Thursday, July 29, 1999 Published at 11:49 GMT 12:49 UK
Business: The Company File
Egg cracks Internet for Pru
Egg has yet to make a profit - but the Pru believes it will in 2001
Prudential is to increase its investment in Internet-based products as it seeks to build on its direct banking arm Egg's soaring popularity.
The UK's largest insurer said online plans include the launch of an electronic credit card and a unit trust supermarket with a share dealing service.
Egg has far exceeded expectations with 550,000 account holders signed up in nine months. Such has been its success that its five-year target has already been reached.
Earlier this year, partly in an effort to stem the rush, application rules were changed so that new accounts could be set up only online.
Prudential lost £69m in Egg's first few months, but the company says losses may reach up to £150m this year as it develops the service, which has taken a total of £6.7bn in deposits.
Prudential said the rising cost was a sign of success as it brought forward investment plans to expand the business.
But rivals who have faced tough competition in the mortgage and savings market from Egg have argued its high interest rates for savers are too high for it to be a profitable business.
There are also a host of Internet-based initiatives from other UK banks and financial services groups, ready to compete with Egg.
In common with other Internet related businesses, it also believes that winning customers to its electronic commerce operations will bring financial benefits in the longer term.
Chief executive Sir Peter Davis maintained the division was still on target to break even in 2001. He said the Egg products would remain competitive despite lower interest rates and tighter margins.
"We have built Egg to work on very thin margins," he said. "In Egg, we have a tremendous opportunity to become the financial services site of choice."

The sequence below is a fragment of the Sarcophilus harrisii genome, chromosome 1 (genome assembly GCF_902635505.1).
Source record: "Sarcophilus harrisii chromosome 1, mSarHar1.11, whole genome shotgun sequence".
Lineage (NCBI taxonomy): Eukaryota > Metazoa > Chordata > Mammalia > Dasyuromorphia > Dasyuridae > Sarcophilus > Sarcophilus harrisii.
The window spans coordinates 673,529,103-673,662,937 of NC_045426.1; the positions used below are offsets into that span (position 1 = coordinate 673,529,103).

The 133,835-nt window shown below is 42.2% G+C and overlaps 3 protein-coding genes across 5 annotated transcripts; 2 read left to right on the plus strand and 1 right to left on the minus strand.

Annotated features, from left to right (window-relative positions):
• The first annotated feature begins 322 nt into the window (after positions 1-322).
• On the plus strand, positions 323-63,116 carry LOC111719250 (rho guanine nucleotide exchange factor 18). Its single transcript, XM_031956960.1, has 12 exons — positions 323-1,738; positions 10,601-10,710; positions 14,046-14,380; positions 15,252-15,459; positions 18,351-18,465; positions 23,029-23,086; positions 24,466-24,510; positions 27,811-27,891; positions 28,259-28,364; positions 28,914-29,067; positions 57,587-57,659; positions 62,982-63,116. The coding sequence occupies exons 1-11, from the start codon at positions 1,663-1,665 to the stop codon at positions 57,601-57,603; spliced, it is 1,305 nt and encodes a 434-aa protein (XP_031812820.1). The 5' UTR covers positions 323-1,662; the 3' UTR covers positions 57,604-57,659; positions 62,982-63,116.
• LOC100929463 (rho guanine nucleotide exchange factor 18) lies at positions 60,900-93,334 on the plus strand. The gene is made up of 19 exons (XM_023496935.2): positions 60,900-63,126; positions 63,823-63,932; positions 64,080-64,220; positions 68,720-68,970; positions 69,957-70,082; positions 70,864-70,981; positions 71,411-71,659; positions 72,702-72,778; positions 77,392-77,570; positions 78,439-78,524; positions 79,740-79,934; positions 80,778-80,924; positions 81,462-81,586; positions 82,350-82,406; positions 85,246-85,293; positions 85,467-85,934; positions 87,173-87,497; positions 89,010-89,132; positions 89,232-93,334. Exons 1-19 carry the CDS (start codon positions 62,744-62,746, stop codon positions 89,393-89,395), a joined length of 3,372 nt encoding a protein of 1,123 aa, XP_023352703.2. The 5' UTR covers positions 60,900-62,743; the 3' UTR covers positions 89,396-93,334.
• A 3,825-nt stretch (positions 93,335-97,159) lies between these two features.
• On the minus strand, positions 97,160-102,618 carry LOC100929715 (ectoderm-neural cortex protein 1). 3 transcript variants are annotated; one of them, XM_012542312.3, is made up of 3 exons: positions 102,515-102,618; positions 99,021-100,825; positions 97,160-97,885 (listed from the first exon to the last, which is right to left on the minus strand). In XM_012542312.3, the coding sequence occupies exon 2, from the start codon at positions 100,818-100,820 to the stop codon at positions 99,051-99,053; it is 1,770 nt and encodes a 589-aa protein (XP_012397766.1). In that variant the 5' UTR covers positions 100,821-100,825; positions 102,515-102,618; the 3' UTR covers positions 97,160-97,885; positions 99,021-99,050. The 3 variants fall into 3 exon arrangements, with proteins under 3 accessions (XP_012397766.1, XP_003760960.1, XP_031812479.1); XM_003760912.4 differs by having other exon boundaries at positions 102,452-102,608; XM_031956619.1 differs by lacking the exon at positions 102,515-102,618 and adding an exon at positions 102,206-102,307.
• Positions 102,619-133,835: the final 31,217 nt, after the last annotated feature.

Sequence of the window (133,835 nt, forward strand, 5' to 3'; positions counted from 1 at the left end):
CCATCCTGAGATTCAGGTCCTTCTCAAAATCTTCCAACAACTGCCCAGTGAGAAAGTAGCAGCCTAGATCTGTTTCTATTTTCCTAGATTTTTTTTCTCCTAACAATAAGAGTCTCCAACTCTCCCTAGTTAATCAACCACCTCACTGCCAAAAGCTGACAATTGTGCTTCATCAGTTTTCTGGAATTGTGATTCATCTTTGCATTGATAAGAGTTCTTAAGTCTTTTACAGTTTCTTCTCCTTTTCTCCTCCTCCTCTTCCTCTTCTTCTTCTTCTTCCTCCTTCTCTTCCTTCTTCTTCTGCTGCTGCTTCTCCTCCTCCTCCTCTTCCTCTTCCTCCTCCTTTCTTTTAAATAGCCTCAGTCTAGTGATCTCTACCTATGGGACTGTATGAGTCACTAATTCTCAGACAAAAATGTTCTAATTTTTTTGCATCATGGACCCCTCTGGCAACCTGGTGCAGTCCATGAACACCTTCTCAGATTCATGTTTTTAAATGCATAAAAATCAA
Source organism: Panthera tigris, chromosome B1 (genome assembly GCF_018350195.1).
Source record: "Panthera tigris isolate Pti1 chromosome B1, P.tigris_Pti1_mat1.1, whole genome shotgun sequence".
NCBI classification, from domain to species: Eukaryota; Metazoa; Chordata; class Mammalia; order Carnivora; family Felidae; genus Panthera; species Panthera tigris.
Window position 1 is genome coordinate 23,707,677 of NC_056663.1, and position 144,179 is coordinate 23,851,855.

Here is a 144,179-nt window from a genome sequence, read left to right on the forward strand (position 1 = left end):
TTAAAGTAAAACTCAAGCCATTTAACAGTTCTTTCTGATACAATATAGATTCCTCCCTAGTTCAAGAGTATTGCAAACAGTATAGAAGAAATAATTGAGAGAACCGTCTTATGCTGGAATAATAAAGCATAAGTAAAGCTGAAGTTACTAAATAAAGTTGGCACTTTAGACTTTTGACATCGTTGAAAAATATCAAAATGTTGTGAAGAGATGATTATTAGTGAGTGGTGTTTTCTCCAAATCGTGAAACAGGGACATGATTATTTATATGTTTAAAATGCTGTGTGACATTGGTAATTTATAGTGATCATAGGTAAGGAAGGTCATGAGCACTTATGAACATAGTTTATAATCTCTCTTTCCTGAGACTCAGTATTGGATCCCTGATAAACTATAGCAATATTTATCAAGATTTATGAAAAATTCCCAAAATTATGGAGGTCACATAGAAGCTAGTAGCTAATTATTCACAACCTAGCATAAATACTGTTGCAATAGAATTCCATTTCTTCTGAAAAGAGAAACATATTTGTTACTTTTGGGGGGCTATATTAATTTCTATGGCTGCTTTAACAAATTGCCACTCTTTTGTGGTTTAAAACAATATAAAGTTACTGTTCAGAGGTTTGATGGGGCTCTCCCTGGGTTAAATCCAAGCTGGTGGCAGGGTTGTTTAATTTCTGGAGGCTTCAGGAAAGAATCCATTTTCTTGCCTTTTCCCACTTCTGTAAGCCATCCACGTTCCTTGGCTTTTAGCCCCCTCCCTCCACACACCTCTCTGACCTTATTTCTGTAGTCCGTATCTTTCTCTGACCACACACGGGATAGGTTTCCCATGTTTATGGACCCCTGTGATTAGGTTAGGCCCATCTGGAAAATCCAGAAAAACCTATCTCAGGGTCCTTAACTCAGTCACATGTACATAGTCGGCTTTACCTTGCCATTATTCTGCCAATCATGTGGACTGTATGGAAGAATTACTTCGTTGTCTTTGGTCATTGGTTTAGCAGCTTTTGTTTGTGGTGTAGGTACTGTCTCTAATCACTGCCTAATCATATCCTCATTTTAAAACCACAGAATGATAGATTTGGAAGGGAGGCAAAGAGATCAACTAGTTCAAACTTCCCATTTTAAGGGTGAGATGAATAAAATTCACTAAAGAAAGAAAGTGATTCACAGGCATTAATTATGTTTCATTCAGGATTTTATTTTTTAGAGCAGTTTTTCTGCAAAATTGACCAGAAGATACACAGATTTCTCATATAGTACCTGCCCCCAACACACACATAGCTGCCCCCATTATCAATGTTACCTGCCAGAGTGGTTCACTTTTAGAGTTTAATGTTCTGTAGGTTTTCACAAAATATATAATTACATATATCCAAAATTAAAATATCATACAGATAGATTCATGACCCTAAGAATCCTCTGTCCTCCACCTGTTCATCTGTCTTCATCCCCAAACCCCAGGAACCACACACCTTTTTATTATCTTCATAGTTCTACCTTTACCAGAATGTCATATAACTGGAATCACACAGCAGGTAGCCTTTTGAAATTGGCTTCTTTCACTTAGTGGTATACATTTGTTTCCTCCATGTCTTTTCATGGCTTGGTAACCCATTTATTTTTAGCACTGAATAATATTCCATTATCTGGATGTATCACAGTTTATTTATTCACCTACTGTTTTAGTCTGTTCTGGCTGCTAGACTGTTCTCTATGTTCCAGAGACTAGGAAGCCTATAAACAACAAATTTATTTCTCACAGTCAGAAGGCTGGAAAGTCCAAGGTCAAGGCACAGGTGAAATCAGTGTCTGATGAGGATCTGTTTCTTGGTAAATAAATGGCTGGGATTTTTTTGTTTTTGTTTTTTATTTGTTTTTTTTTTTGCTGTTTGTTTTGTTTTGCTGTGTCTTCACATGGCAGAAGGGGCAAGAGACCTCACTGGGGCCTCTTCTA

Prudential hopes to capitalise on its sought-after customer base with the range of new products and as these savers sign up to its new products or take out its mortgages and loans.
The company also said that it had no immediate plans to float Egg. There had been suggestions it may follow the lead of electronics retailer Dixons, which recently sold shares in its Freeserve Internet operation.
The heavy investment in Egg and other Internet ventures, combined with charges for restructuring and the integration of M&G, took its toll on group profit for the first half-year.
For the six months to June 30, Prudential's pre-tax profit was £369m against £499m. The company said the results "reflect the investments we are making."
Outside the UK, Prudential's US subsidiary, Jackson National Life, reported operating profits up 9% but the company made no reference to the possibility of a US listing, as a prelude to a US acquisition.
The company did say, however, that it remained "interested in increasing its worldwide position in investment products and mutual funds."
Operating profit from UK operations totalled £213m against £245m - £196m from retail financial services, £44m from retail IFA business, £15m from corporate pensions, £27m from M&G and a loss of £69m from Egg/Prudential Banking.
The figures were also hit by a £55m charge relating to 4,000 job cuts announced earlier this year but Prudential said that after one-off charges underlying profits at its continuing operations rose 8%.
The Company File Contents